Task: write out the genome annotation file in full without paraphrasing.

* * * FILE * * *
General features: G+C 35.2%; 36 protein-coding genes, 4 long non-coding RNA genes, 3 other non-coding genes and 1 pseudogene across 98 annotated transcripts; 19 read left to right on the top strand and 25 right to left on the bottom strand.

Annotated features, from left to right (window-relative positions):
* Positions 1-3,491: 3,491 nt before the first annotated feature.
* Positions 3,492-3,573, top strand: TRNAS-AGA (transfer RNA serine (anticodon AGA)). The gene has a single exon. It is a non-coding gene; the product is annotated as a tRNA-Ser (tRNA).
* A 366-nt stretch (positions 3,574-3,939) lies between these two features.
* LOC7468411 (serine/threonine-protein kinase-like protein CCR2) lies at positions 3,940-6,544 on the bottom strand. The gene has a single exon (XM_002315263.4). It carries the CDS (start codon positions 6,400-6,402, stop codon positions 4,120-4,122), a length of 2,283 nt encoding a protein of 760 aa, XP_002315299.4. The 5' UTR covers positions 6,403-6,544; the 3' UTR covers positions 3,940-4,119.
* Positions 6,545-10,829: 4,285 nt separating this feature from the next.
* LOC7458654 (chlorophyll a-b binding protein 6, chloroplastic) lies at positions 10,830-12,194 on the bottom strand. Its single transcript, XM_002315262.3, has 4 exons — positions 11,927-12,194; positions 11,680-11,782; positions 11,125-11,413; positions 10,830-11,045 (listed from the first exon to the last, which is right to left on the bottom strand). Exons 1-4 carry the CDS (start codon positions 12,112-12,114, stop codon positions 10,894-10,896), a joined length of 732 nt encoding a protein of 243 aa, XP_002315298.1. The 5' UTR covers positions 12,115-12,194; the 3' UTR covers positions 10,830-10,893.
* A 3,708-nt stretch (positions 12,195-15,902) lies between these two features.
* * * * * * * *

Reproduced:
General features: G+C 35.2%; 36 protein-coding genes, 4 long non-coding RNA genes, 3 other non-coding genes and 1 pseudogene across 98 annotated transcripts; 19 read left to right on the top strand and 25 right to left on the bottom strand.

Annotated features, from left to right (window-relative positions):
* Positions 1-3,491: 3,491 nt before the first annotated feature.
* Positions 3,492-3,573, top strand: TRNAS-AGA (transfer RNA serine (anticodon AGA)). The gene has a single exon. It is a non-coding gene; the product is annotated as a tRNA-Ser (tRNA).
* A 366-nt stretch (positions 3,574-3,939) lies between these two features.
* LOC7468411 (serine/threonine-protein kinase-like protein CCR2) lies at positions 3,940-6,544 on the bottom strand. The gene has a single exon (XM_002315263.4). It carries the CDS (start codon positions 6,400-6,402, stop codon positions 4,120-4,122), a length of 2,283 nt encoding a protein of 760 aa, XP_002315299.4. The 5' UTR covers positions 6,403-6,544; the 3' UTR covers positions 3,940-4,119.
* Positions 6,545-10,829: 4,285 nt separating this feature from the next.
* LOC7458654 (chlorophyll a-b binding protein 6, chloroplastic) lies at positions 10,830-12,194 on the bottom strand. Its single transcript, XM_002315262.3, has 4 exons — positions 11,927-12,194; positions 11,680-11,782; positions 11,125-11,413; positions 10,830-11,045 (listed from the first exon to the last, which is right to left on the bottom strand). Exons 1-4 carry the CDS (start codon positions 12,112-12,114, stop codon positions 10,894-10,896), a joined length of 732 nt encoding a protein of 243 aa, XP_002315298.1. The 5' UTR covers positions 12,115-12,194; the 3' UTR covers positions 10,830-10,893.
* A 3,708-nt stretch (positions 12,195-15,902) lies between these two features.